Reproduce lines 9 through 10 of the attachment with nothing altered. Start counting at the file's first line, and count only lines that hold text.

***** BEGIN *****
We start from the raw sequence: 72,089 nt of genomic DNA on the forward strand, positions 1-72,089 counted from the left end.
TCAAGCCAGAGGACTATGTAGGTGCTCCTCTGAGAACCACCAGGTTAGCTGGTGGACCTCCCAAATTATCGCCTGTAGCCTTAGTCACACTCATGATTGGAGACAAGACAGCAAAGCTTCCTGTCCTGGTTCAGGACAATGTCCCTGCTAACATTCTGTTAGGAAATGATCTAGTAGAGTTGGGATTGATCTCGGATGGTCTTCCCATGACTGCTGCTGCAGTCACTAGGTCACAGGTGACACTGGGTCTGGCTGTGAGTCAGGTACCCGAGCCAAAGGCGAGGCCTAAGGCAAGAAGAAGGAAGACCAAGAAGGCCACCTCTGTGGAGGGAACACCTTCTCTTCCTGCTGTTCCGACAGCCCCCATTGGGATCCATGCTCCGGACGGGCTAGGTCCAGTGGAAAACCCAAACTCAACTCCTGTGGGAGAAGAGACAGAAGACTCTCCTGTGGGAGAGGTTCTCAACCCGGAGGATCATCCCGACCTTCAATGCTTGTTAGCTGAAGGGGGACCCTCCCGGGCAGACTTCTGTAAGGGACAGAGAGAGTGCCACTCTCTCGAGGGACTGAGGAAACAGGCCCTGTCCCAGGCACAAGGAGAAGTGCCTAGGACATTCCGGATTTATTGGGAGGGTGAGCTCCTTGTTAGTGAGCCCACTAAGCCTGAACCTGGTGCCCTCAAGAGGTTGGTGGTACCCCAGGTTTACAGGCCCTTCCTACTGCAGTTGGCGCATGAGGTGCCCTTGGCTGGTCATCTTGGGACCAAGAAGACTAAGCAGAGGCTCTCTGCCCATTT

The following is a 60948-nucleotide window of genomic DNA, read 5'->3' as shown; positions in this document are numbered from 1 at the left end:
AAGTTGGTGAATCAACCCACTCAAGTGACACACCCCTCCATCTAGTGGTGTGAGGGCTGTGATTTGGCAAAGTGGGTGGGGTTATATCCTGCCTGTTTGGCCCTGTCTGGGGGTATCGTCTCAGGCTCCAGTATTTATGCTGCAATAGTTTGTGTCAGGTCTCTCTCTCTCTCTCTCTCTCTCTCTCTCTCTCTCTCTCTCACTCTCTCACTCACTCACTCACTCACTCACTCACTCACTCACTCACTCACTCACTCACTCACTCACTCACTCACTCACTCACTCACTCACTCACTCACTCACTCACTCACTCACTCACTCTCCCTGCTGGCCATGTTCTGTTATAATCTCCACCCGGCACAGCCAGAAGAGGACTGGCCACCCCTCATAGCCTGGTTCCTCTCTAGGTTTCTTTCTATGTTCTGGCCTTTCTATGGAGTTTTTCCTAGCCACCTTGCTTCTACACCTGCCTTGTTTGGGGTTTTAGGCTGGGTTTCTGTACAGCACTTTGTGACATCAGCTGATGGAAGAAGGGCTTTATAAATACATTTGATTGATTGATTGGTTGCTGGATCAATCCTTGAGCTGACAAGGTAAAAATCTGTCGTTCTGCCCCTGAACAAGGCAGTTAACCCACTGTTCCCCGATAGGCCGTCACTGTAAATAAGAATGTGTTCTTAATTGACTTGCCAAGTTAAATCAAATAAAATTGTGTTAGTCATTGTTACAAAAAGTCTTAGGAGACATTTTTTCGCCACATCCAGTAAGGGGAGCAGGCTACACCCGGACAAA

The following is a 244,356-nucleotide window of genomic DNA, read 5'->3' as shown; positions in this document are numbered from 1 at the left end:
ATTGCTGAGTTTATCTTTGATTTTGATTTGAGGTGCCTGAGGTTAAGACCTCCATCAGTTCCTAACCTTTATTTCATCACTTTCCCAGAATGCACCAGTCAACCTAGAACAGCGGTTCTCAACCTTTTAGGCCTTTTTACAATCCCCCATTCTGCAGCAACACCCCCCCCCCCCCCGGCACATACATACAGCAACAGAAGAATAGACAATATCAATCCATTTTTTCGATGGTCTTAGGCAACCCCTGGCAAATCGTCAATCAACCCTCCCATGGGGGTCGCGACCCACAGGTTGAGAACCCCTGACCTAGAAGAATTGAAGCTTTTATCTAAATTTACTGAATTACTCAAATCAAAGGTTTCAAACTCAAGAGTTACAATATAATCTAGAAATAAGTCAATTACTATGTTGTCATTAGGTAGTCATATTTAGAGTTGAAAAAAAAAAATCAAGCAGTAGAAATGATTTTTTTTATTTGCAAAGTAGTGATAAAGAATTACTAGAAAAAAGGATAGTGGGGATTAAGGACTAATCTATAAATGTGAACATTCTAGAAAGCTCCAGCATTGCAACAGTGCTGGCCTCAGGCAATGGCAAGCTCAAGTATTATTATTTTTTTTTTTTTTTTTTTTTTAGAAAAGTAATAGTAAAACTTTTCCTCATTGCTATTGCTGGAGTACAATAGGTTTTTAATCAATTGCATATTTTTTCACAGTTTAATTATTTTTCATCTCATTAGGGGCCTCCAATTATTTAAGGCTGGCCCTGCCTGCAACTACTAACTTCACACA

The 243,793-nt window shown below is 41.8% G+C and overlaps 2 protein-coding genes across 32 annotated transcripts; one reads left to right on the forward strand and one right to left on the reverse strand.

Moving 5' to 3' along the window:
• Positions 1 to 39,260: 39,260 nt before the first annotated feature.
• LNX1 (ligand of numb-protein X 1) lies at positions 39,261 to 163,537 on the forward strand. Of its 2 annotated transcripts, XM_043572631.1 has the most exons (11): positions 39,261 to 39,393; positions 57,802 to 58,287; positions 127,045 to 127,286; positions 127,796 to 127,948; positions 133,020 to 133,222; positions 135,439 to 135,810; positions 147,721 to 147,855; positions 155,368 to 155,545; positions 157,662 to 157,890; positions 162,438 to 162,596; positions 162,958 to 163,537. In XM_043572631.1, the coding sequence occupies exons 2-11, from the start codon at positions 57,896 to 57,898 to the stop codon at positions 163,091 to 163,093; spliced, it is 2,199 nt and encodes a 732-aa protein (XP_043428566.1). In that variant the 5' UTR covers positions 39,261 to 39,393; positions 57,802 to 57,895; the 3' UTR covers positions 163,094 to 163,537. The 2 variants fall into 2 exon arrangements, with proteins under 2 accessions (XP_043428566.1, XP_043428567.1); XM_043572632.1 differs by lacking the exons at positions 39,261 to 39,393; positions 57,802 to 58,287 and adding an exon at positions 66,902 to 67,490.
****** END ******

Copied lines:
• Positions 1 to 39,260: 39,260 nt before the first annotated feature.
• LNX1 (ligand of numb-protein X 1) lies at positions 39,261 to 163,537 on the forward strand. Of its 2 annotated transcripts, XM_043572631.1 has the most exons (11): positions 39,261 to 39,393; positions 57,802 to 58,287; positions 127,045 to 127,286; positions 127,796 to 127,948; positions 133,020 to 133,222; positions 135,439 to 135,810; positions 147,721 to 147,855; positions 155,368 to 155,545; positions 157,662 to 157,890; positions 162,438 to 162,596; positions 162,958 to 163,537. In XM_043572631.1, the coding sequence occupies exons 2-11, from the start codon at positions 57,896 to 57,898 to the stop codon at positions 163,091 to 163,093; spliced, it is 2,199 nt and encodes a 732-aa protein (XP_043428566.1). In that variant the 5' UTR covers positions 39,261 to 39,393; positions 57,802 to 57,895; the 3' UTR covers positions 163,094 to 163,537. The 2 variants fall into 2 exon arrangements, with proteins under 2 accessions (XP_043428566.1, XP_043428567.1); XM_043572632.1 differs by lacking the exons at positions 39,261 to 39,393; positions 57,802 to 58,287 and adding an exon at positions 66,902 to 67,490.